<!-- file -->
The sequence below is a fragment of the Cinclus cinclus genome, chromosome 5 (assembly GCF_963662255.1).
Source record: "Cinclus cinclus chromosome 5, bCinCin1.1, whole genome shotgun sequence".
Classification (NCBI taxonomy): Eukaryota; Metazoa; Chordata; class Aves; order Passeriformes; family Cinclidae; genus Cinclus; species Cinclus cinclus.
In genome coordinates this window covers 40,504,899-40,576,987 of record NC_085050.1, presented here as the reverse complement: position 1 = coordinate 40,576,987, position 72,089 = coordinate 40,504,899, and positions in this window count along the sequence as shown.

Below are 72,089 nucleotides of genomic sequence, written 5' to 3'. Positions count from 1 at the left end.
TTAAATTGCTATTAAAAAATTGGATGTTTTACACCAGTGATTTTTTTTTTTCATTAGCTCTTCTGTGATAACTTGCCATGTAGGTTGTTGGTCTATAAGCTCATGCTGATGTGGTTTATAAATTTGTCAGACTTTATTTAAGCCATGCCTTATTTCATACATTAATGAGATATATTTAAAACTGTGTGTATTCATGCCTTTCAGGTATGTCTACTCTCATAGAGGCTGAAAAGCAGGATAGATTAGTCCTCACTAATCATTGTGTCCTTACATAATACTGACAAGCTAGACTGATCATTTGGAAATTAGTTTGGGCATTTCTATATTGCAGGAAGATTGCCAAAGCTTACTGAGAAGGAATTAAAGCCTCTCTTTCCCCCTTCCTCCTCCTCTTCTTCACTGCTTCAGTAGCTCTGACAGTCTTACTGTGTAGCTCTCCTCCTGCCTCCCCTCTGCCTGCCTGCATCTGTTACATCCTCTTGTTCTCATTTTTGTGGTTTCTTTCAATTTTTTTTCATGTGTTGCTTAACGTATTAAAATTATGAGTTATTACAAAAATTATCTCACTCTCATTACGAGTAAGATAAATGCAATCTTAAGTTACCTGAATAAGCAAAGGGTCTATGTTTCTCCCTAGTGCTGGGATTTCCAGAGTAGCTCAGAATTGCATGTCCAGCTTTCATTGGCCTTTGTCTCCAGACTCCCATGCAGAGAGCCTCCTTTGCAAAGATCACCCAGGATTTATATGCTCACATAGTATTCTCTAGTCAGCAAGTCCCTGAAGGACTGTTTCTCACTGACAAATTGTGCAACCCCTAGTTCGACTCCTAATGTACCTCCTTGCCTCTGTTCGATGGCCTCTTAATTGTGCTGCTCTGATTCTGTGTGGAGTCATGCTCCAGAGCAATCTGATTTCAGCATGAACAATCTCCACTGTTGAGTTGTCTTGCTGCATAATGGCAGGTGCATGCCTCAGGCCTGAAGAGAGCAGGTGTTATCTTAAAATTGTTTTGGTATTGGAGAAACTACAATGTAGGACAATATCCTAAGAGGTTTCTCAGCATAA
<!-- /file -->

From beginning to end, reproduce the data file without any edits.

The sequence below is a fragment of the Cinclus cinclus genome, chromosome 5 (assembly GCF_963662255.1).
Source record: "Cinclus cinclus chromosome 5, bCinCin1.1, whole genome shotgun sequence".
Classification (NCBI taxonomy): Eukaryota; Metazoa; Chordata; class Aves; order Passeriformes; family Cinclidae; genus Cinclus; species Cinclus cinclus.
In genome coordinates this window covers 40,504,899-40,576,987 of record NC_085050.1, presented here as the reverse complement: position 1 = coordinate 40,576,987, position 72,089 = coordinate 40,504,899, and positions in this window count along the sequence as shown.

Below are 72,089 nucleotides of genomic sequence, written 5' to 3'. Positions count from 1 at the left end.
TTAAATTGCTATTAAAAAATTGGATGTTTTACACCAGTGATTTTTTTTTTTCATTAGCTCTTCTGTGATAACTTGCCATGTAGGTTGTTGGTCTATAAGCTCATGCTGATGTGGTTTATAAATTTGTCAGACTTTATTTAAGCCATGCCTTATTTCATACATTAATGAGATATATTTAAAACTGTGTGTATTCATGCCTTTCAGGTATGTCTACTCTCATAGAGGCTGAAAAGCAGGATAGATTAGTCCTCACTAATCATTGTGTCCTTACATAATACTGACAAGCTAGACTGATCATTTGGAAATTAGTTTGGGCATTTCTATATTGCAGGAAGATTGCCAAAGCTTACTGAGAAGGAATTAAAGCCTCTCTTTCCCCCTTCCTCCTCCTCTTCTTCACTGCTTCAGTAGCTCTGACAGTCTTACTGTGTAGCTCTCCTCCTGCCTCCCCTCTGCCTGCCTGCATCTGTTACATCCTCTTGTTCTCATTTTTGTGGTTTCTTTCAATTTTTTTTCATGTGTTGCTTAACGTATTAAAATTATGAGTTATTACAAAAATTATCTCACTCTCATTACGAGTAAGATAAATGCAATCTTAAGTTACCTGAATAAGCAAAGGGTCTATGTTTCTCCCTAGTGCTGGGATTTCCAGAGTAGCTCAGAATTGCATGTCCAGCTTTCATTGGCCTTTGTCTCCAGACTCCCATGCAGAGAGCCTCCTTTGCAAAGATCACCCAGGATTTATATGCTCACATAGTATTCTCTAGTCAGCAAGTCCCTGAAGGACTGTTTCTCACTGACAAATTGTGCAACCCCTAGTTCGACTCCTAATGTACCTCCTTGCCTCTGTTCGATGGCCTCTTAATTGTGCTGCTCTGATTCTGTGTGGAGTCATGCTCCAGAGCAATCTGATTTCAGCATGAACAATCTCCACTGTTGAGTTGTCTTGCTGCATAATGGCAGGTGCATGCCTCAGGCCTGAAGAGAGCAGGTGTTATCTTAAAATTGTTTTGGTATTGGAGAAACTACAATGTAGGACAATATCCTAAGAGGTTTCTCAGCATAA